Jeanette Sparano has no shortage of things on her mind, among them supporting her husband, Miami Dolphins head coach Tony Sparano, through what has been a tumultuous season. But that hasn’t stopped her from pouring out her heart and giving her attention to the young victims of a pre-Thanksgiving murder-suicide that left their mother dead, one of them partially paralyzed and all of them traumatized.
“How could you not fall in love with them? They’re amazing,” Sparano said.
Evelina “Lina” Jack was shot and killed on Nov. 20 by her boyfriend, Mark Glinton, 37. Her children, Ashleigh, 14, Quentin, 13, Xavier, 9, Kristian, 2, were in their North Miami Beach home with their mother at the time.
Police said after the couple argued over a phone conversation Glinton had with another woman, Glinton got a gun and began shooting Jack and her children.
Police have hailed Quentin as a hero for jumping in front of his baby brother, taking the bullet and also was shot twice, leaving him paralyzed from the waist down.
North Miami Beach Police Detective Cora Mann said Quentin now lives with his biological father in Miramar but the home needs to be made wheelchair accessible.
Enter Sparano, who galvanized a team of people – contractors and others — who will tackle that problem. Details are still being worked out, said Ilona Wolpin, senior director of community relations for the Dolphins.
“That’s one thing his family shouldn’t have to worry about, how he’s going to get in his house and around his house. They have enough that’s been put on their shoulders. Whatever we can take off, that’s what we’re trying to do,” said Sparano, who first met the children in December when they were still hospitalized.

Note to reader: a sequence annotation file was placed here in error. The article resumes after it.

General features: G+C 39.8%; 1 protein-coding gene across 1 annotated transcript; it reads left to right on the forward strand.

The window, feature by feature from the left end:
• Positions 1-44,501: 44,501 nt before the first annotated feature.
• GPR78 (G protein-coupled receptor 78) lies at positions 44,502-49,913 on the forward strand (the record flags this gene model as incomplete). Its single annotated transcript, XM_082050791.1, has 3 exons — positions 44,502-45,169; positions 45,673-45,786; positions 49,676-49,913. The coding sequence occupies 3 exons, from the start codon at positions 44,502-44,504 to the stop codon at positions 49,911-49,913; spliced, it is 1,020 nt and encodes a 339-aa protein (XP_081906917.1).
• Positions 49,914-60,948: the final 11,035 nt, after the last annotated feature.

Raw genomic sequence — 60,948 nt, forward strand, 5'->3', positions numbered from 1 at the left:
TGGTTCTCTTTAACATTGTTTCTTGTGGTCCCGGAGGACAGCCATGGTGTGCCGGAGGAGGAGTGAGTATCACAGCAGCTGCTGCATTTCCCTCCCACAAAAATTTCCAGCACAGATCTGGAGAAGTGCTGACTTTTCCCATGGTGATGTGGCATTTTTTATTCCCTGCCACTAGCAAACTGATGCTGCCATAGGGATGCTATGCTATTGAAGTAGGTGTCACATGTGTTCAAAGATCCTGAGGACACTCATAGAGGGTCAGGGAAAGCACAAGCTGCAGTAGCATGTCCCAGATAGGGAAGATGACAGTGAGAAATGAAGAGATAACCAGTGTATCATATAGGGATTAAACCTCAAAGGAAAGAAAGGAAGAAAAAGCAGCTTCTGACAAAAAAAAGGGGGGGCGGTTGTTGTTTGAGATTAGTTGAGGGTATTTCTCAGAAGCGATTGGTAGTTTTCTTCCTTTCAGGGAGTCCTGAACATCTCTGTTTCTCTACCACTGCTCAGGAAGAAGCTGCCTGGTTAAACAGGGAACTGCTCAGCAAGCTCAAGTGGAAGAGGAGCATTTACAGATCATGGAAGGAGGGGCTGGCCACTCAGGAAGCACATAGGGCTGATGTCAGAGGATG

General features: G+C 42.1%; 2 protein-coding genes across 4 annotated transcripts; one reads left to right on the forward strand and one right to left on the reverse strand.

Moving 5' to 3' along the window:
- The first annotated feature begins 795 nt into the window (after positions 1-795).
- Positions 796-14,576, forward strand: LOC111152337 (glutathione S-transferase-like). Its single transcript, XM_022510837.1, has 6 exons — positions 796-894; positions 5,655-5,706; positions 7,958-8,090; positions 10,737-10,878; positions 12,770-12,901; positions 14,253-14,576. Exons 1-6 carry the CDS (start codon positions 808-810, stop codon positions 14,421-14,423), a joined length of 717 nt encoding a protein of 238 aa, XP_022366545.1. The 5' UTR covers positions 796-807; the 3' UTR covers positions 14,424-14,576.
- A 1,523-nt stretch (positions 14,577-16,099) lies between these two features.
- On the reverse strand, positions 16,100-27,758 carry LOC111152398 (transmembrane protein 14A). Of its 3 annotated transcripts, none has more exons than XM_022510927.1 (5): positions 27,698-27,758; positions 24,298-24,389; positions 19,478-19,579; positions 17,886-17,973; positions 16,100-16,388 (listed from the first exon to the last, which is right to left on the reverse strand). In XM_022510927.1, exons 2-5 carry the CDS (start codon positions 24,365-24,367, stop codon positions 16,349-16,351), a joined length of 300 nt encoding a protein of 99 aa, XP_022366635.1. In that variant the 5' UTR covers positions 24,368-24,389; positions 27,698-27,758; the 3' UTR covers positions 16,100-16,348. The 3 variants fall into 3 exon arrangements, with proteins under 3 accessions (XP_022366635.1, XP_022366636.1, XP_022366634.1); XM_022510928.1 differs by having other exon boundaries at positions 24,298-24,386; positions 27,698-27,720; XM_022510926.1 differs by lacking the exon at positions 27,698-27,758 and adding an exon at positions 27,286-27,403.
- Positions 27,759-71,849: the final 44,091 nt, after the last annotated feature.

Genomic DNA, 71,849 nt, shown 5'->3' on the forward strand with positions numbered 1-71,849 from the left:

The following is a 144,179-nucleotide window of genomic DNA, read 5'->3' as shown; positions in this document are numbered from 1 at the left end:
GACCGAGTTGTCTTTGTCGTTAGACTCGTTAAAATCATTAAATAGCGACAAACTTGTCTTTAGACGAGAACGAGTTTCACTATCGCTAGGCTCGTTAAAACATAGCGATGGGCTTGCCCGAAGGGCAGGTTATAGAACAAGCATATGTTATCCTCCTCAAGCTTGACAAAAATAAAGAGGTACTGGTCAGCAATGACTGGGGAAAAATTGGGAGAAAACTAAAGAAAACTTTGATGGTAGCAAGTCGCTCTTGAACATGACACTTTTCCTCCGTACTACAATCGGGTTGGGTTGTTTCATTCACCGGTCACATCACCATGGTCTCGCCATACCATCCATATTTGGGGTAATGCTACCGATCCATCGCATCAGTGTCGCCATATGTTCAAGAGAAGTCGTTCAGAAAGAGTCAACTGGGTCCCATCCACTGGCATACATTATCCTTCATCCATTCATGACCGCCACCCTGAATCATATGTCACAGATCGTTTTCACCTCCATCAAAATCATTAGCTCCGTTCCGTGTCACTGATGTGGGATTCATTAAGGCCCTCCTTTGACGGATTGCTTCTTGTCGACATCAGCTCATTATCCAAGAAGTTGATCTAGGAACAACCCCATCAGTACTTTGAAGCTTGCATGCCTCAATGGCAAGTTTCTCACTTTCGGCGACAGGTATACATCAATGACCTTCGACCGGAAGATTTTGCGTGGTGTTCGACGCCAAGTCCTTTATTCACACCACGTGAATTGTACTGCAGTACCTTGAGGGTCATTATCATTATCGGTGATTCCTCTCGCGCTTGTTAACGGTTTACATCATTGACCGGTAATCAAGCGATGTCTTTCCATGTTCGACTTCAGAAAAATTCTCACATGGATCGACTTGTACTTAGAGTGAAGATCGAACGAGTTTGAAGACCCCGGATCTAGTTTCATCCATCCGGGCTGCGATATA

She had only heard of their plight until she was introduced to them by Jenna Green, daughter of Dr. Barth A. Green, a founder of the Miami Project to Cure Paralysis. Sparano credits Jenna Green with paving the way for her to help the children, including the effort to make Quentin’s home wheelchair accessible.
“To go through what they’ve gone through and to still have the attitudes they have, the resiliency and the spirit that they have is amazing, so we all felt like whatever we could do for these kids, there’s just not enough we could do for them,” Sparano said in an interview at Sun Life Stadium in Miami Gardens about an hour before the Dolphins played their last home game of the season on Dec. 26 against the Detroit Lions. The children were Sparano’s guests at the game and were provided a luxury suite.
Sparano also organized donations with the help of the Miami Dolphins Wives Organization, raising more than $10,000 for the kids. During the recent holidays, the children got gifts and toys at the team’s ‘Fins and Kids’ Holiday Event, held at the Dolphins training facility in Davie. Sparano says she’s in it for the long haul with the children.
“It’s not just about doing something for them for the holidays. Whatever we could continue to do for these kids we plan to be there for them,” she said.
Mann and a detective colleague, Michael Stein, joined the kids at the Dec. 26 game. The children occasionally watched the game but mostly they bounced around and chomped on chips, popcorn and chicken fingers.
“It was a great experience for them,” said Mann, whom some have likened to a surrogate mother for the children.
After the game, the kids visited the Dolphins locker room to meet players and left with autographed mementos.
Stein, who has also been by their side since the tragedy, said they all thoroughly enjoyed their Dolphins experience.
Pictured: Tony and Jeanette Sporano
Daphne Taylor may be reached at firstname.lastname@example.org.